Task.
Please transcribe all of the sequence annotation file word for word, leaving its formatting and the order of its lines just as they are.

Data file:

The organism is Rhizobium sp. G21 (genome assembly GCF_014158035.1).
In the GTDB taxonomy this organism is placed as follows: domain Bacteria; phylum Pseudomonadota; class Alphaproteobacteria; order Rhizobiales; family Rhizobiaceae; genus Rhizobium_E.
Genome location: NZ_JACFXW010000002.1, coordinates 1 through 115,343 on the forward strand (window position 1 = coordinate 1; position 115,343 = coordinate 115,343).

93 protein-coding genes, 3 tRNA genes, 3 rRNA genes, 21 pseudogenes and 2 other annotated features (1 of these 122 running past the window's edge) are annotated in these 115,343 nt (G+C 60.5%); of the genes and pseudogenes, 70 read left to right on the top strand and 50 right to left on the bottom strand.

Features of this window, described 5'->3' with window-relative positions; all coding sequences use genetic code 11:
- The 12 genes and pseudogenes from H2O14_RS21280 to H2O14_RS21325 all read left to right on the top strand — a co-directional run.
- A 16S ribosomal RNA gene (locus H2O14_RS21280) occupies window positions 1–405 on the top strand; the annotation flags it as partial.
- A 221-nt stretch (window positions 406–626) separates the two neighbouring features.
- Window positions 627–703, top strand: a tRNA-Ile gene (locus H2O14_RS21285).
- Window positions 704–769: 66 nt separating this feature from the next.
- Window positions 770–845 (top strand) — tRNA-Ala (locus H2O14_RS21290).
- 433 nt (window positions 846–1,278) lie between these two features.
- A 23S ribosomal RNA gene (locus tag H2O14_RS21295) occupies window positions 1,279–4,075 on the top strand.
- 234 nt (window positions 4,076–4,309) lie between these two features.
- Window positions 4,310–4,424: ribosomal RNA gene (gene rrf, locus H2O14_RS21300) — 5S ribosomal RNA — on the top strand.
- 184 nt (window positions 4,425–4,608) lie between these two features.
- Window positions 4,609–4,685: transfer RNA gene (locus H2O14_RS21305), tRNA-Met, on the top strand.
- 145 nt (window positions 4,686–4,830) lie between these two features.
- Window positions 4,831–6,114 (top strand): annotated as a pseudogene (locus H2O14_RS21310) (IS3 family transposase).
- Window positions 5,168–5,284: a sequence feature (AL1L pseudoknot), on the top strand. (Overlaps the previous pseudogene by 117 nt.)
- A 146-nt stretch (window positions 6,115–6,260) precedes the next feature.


The organism is Rhizobium sp. G21 (genome assembly GCF_014158035.1).
In the GTDB taxonomy this organism is placed as follows: domain Bacteria; phylum Pseudomonadota; class Alphaproteobacteria; order Rhizobiales; family Rhizobiaceae; genus Rhizobium_E.
Genome location: NZ_JACFXW010000002.1, coordinates 1 through 115,343 on the forward strand (window position 1 = coordinate 1; position 115,343 = coordinate 115,343).

93 protein-coding genes, 3 tRNA genes, 3 rRNA genes, 21 pseudogenes and 2 other annotated features (1 of these 122 running past the window's edge) are annotated in these 115,343 nt (G+C 60.5%); of the genes and pseudogenes, 70 read left to right on the top strand and 50 right to left on the bottom strand.

Features of this window, described 5'->3' with window-relative positions; all coding sequences use genetic code 11:
- The 12 genes and pseudogenes from H2O14_RS21280 to H2O14_RS21325 all read left to right on the top strand — a co-directional run.
- A 16S ribosomal RNA gene (locus H2O14_RS21280) occupies window positions 1–405 on the top strand; the annotation flags it as partial.
- A 221-nt stretch (window positions 406–626) separates the two neighbouring features.
- Window positions 627–703, top strand: a tRNA-Ile gene (locus H2O14_RS21285).
- Window positions 704–769: 66 nt separating this feature from the next.
- Window positions 770–845 (top strand) — tRNA-Ala (locus H2O14_RS21290).
- 433 nt (window positions 846–1,278) lie between these two features.
- A 23S ribosomal RNA gene (locus tag H2O14_RS21295) occupies window positions 1,279–4,075 on the top strand.
- 234 nt (window positions 4,076–4,309) lie between these two features.
- Window positions 4,310–4,424: ribosomal RNA gene (gene rrf, locus H2O14_RS21300) — 5S ribosomal RNA — on the top strand.
- 184 nt (window positions 4,425–4,608) lie between these two features.
- Window positions 4,609–4,685: transfer RNA gene (locus H2O14_RS21305), tRNA-Met, on the top strand.
- 145 nt (window positions 4,686–4,830) lie between these two features.
- Window positions 4,831–6,114 (top strand): annotated as a pseudogene (locus H2O14_RS21310) (IS3 family transposase).
- Window positions 5,168–5,284: a sequence feature (AL1L pseudoknot), on the top strand. (Overlaps the previous pseudogene by 117 nt.)
- A 146-nt stretch (window positions 6,115–6,260) precedes the next feature.